U.S. Pat. Nos. 6,026,975, 6,257,437 and 6,349,873 to Slater, incorporated herein by reference, disclose Perlite, Vermiculite, fire retardant polymeric foam, ceramic or cementitious materials such as regular concrete, sand or a cementitious material containing a aggregate as an insulator material in the interstitial space. Slater describes a solid insulation, preferably concrete, in an interstitial space, preferably 6 inches to provide the required fire resistance and impact resistance for the UL 2085 standard. Slater does not teach a tank embodiment with an interstitial space of less than 6 inches that meets the UL 2085 standard nor the use of a non-solid fire resistant insulation in the interstitial space.
Other methods have been employed to provide fire resistance to above-ground fuel tanks. For example, U.S. Pat. Nos. 5,285,920; 5,012,949; 5,038,456 and 4,989,750 to McGarvey et al., incorporated herein by reference, describe above-ground fire resistant tanks that have a sprayed-on exterior fire resistant intumescent material such as Chartek. McGarvey further teaches a double wall tank embodiment with a solid insulation material such as Vermiculite, foamed concrete, Fendolite, Styrofoam or pumice in the double wall space. McGarvey does not, however, teach a combination of exterior fire resistant material, interstitial insulation and support structure necessary to function as a generator base tank. Furthermore, McGarvey does not teach a non-solid insulation material for the interstitial space.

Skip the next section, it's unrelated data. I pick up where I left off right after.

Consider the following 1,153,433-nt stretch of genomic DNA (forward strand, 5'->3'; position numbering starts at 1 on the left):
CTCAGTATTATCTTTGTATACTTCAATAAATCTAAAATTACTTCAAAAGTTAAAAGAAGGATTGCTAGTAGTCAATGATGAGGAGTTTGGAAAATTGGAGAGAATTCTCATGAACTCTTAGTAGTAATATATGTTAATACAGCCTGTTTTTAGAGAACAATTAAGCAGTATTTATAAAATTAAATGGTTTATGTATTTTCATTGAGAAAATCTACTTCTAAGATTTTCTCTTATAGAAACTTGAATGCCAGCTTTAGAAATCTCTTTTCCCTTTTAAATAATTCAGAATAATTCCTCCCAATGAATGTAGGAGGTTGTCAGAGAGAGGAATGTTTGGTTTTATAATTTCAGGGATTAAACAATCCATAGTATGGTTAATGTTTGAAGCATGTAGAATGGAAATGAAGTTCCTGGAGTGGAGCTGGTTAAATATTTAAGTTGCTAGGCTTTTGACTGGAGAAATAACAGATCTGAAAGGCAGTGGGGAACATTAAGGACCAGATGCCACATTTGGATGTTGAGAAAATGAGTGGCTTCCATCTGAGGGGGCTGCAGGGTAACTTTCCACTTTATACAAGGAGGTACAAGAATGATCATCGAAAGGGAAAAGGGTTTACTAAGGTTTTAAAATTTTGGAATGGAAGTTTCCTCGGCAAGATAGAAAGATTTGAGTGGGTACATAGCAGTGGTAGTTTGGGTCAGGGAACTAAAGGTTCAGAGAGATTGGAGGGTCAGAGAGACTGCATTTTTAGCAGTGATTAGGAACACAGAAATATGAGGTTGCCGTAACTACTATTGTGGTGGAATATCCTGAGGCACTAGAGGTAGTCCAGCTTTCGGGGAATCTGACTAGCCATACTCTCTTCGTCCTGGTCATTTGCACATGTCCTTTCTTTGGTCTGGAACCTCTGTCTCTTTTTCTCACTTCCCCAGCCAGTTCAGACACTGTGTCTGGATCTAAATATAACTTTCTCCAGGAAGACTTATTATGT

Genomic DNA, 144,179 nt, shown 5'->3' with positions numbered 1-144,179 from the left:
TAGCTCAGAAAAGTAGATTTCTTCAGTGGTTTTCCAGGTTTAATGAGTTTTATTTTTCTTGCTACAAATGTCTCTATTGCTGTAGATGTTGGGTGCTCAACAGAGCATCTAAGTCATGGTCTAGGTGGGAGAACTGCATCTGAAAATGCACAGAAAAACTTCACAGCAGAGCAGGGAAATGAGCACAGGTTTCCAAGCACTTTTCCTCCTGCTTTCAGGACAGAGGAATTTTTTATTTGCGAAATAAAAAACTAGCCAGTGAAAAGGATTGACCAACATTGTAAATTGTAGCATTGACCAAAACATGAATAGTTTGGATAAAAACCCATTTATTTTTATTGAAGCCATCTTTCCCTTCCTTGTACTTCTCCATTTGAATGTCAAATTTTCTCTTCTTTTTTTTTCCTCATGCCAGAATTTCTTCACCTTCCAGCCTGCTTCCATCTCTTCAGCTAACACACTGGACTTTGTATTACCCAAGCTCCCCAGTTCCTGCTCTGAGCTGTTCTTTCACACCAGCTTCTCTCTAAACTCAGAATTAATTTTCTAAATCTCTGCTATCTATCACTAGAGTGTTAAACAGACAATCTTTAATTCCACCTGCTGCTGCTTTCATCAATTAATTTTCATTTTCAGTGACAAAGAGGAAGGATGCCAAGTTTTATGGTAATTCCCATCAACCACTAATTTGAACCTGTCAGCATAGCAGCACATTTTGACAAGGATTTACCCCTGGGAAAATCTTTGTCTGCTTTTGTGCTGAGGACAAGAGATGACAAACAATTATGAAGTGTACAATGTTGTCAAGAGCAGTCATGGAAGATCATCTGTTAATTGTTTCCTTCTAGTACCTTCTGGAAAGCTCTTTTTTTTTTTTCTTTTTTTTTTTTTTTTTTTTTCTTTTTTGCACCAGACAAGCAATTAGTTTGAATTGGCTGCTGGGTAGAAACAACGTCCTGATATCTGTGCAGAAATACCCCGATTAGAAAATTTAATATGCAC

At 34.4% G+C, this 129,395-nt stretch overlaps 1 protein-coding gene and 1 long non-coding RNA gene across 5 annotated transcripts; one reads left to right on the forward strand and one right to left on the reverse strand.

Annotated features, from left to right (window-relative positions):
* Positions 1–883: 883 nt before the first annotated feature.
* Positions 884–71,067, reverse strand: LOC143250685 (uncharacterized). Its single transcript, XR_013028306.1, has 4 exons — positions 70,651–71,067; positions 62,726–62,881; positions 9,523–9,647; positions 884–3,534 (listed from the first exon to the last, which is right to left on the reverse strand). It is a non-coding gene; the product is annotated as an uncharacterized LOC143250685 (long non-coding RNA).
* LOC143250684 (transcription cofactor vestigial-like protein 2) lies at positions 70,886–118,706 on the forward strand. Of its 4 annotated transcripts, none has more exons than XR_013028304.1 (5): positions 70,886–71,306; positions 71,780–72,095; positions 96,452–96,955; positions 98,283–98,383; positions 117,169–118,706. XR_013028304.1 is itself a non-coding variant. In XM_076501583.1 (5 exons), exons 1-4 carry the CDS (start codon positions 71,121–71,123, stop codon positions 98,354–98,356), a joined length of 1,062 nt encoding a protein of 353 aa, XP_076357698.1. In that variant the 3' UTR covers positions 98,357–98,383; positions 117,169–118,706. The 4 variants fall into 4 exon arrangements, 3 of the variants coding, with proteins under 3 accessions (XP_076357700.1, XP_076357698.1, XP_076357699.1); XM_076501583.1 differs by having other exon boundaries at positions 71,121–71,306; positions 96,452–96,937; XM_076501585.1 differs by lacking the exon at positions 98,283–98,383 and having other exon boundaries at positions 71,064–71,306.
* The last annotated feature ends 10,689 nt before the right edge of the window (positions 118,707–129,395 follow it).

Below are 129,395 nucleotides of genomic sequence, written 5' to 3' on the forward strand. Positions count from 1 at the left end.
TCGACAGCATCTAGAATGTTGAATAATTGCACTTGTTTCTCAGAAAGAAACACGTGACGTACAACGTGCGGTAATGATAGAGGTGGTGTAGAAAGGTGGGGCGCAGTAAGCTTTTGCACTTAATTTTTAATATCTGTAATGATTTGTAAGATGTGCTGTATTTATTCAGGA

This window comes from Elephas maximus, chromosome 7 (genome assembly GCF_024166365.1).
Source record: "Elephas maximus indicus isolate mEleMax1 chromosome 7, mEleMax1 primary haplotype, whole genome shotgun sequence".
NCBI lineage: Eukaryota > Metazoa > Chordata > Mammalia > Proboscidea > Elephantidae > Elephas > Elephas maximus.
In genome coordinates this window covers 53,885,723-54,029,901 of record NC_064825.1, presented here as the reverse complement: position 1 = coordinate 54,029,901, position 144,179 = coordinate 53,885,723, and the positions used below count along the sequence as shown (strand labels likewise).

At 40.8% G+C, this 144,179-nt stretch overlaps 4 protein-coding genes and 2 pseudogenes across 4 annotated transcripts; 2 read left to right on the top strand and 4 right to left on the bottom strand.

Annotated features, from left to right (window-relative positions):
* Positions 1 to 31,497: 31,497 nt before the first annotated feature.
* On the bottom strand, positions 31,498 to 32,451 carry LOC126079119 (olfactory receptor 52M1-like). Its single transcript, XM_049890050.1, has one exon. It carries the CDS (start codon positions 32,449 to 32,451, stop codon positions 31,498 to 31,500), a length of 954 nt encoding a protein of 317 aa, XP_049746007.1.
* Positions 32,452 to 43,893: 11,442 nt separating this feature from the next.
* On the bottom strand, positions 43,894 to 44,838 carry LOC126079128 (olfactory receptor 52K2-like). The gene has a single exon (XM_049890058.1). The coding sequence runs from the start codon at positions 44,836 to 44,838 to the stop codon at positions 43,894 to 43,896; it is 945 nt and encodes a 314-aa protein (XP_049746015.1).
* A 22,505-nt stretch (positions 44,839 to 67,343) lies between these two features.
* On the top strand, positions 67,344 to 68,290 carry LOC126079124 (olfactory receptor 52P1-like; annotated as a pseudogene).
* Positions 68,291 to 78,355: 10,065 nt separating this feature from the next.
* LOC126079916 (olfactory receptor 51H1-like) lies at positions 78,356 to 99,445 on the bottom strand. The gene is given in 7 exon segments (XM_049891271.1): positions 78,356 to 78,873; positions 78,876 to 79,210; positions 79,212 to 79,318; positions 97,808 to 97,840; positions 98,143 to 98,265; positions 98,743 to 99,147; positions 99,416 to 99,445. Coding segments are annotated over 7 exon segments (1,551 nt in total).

Although several above-referenced patents suggest materials other than A-36 mild steel for tank walls, such as plastic, fiberglass, or corrosion resistant steel, they do not suggest any particular type of steel that would provide the combined advantage of improved heat conduction, impact resistance, and as corrosion resistance to a water base fire resistant solution in the interstitial space. In fact, the corrosion resistant steels described do not exhibit those properties.